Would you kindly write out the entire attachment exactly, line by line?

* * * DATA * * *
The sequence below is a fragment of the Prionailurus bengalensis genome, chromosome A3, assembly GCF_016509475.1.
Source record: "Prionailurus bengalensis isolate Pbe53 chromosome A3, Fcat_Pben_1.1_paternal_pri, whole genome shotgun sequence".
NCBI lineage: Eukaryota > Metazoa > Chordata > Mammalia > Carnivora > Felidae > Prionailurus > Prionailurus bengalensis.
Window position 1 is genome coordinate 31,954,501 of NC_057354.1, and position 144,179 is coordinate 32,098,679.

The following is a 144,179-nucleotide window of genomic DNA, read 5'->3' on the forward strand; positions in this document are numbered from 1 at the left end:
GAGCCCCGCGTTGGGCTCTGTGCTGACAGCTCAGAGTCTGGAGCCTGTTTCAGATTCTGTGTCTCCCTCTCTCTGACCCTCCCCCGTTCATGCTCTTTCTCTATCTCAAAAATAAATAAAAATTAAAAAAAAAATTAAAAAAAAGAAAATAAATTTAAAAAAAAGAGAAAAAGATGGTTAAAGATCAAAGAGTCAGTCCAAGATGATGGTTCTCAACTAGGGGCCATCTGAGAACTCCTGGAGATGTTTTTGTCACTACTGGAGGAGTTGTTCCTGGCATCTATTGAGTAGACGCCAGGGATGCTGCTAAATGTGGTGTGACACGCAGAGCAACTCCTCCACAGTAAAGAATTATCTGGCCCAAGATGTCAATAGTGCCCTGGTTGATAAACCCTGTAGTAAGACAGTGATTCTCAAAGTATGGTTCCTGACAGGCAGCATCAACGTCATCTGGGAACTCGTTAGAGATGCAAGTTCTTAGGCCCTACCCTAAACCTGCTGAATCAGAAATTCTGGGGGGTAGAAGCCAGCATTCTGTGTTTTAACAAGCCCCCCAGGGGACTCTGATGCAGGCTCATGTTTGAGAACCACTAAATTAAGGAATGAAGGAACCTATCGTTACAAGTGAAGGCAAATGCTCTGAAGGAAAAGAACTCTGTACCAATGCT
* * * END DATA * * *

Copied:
The sequence below is a fragment of the Prionailurus bengalensis genome, chromosome A3, assembly GCF_016509475.1.
Source record: "Prionailurus bengalensis isolate Pbe53 chromosome A3, Fcat_Pben_1.1_paternal_pri, whole genome shotgun sequence".
NCBI lineage: Eukaryota > Metazoa > Chordata > Mammalia > Carnivora > Felidae > Prionailurus > Prionailurus bengalensis.
Window position 1 is genome coordinate 31,954,501 of NC_057354.1, and position 144,179 is coordinate 32,098,679.

The following is a 144,179-nucleotide window of genomic DNA, read 5'->3' on the forward strand; positions in this document are numbered from 1 at the left end:
GAGCCCCGCGTTGGGCTCTGTGCTGACAGCTCAGAGTCTGGAGCCTGTTTCAGATTCTGTGTCTCCCTCTCTCTGACCCTCCCCCGTTCATGCTCTTTCTCTATCTCAAAAATAAATAAAAATTAAAAAAAAAATTAAAAAAAAGAAAATAAATTTAAAAAAAAGAGAAAAAGATGGTTAAAGATCAAAGAGTCAGTCCAAGATGATGGTTCTCAACTAGGGGCCATCTGAGAACTCCTGGAGATGTTTTTGTCACTACTGGAGGAGTTGTTCCTGGCATCTATTGAGTAGACGCCAGGGATGCTGCTAAATGTGGTGTGACACGCAGAGCAACTCCTCCACAGTAAAGAATTATCTGGCCCAAGATGTCAATAGTGCCCTGGTTGATAAACCCTGTAGTAAGACAGTGATTCTCAAAGTATGGTTCCTGACAGGCAGCATCAACGTCATCTGGGAACTCGTTAGAGATGCAAGTTCTTAGGCCCTACCCTAAACCTGCTGAATCAGAAATTCTGGGGGGTAGAAGCCAGCATTCTGTGTTTTAACAAGCCCCCCAGGGGACTCTGATGCAGGCTCATGTTTGAGAACCACTAAATTAAGGAATGAAGGAACCTATCGTTACAAGTGAAGGCAAATGCTCTGAAGGAAAAGAACTCTGTACCAATGCT